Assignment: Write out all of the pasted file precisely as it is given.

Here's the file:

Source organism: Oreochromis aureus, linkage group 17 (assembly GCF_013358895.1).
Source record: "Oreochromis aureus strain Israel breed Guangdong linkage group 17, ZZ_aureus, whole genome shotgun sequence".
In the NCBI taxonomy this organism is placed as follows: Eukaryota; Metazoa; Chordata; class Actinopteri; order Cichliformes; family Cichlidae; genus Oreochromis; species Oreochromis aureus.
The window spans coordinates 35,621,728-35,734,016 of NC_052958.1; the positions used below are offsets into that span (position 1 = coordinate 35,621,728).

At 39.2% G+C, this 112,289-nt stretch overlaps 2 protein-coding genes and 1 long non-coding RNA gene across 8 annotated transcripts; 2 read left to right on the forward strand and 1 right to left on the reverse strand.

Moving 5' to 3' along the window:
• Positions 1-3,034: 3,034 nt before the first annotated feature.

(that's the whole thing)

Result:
Source organism: Oreochromis aureus, linkage group 17 (assembly GCF_013358895.1).
Source record: "Oreochromis aureus strain Israel breed Guangdong linkage group 17, ZZ_aureus, whole genome shotgun sequence".
In the NCBI taxonomy this organism is placed as follows: Eukaryota; Metazoa; Chordata; class Actinopteri; order Cichliformes; family Cichlidae; genus Oreochromis; species Oreochromis aureus.
The window spans coordinates 35,621,728-35,734,016 of NC_052958.1; the positions used below are offsets into that span (position 1 = coordinate 35,621,728).

At 39.2% G+C, this 112,289-nt stretch overlaps 2 protein-coding genes and 1 long non-coding RNA gene across 8 annotated transcripts; 2 read left to right on the forward strand and 1 right to left on the reverse strand.

Moving 5' to 3' along the window:
• Positions 1-3,034: 3,034 nt before the first annotated feature.